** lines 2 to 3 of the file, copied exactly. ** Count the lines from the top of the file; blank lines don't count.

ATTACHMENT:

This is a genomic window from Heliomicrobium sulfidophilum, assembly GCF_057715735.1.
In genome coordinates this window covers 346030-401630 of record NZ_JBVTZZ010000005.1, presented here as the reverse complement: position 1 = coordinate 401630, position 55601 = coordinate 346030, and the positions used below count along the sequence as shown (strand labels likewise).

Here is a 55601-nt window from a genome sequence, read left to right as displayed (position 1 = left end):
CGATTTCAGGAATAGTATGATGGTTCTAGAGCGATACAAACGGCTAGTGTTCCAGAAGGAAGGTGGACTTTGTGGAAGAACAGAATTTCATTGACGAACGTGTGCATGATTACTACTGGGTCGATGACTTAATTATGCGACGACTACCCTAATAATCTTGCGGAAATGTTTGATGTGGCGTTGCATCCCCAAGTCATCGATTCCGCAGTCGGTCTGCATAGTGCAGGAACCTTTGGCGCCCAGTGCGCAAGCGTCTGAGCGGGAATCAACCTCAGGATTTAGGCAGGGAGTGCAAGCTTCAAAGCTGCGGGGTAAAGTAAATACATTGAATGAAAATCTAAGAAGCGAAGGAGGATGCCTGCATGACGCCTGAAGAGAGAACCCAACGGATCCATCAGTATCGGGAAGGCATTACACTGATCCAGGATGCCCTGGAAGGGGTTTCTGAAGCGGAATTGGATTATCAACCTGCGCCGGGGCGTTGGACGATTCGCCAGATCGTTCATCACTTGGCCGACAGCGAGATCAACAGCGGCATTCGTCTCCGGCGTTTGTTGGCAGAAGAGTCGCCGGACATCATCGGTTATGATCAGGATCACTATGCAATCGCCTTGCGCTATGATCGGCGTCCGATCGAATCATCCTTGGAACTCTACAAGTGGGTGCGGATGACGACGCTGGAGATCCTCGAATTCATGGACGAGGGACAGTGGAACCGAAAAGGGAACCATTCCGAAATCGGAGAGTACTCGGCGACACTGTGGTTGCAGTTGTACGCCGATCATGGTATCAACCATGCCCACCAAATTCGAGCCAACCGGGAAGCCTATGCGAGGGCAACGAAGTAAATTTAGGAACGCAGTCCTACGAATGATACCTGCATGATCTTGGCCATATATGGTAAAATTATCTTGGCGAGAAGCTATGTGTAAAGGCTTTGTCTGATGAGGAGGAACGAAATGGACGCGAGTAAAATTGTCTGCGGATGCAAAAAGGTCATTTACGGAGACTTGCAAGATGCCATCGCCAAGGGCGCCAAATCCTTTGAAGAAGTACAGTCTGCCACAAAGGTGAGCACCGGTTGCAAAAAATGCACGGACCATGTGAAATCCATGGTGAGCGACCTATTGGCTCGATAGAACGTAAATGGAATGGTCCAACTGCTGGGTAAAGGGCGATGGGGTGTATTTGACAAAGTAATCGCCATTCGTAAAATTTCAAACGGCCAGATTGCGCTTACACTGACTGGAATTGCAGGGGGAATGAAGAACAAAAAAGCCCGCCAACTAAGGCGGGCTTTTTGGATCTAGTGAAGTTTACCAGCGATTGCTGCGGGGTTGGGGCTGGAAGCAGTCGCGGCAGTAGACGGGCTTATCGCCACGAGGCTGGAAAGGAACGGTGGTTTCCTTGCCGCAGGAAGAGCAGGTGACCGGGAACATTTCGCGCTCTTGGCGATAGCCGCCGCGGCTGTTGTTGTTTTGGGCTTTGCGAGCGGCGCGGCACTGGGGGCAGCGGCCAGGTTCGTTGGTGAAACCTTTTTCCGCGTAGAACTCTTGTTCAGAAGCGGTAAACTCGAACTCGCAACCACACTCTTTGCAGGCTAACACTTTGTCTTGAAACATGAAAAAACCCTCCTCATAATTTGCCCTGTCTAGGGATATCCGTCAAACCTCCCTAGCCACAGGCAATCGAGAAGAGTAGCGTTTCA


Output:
In genome coordinates this window covers 346030-401630 of record NZ_JBVTZZ010000005.1, presented here as the reverse complement: position 1 = coordinate 401630, position 55601 = coordinate 346030, and the positions used below count along the sequence as shown (strand labels likewise).

Here is a 55601-nt window from a genome sequence, read left to right as displayed (position 1 = left end):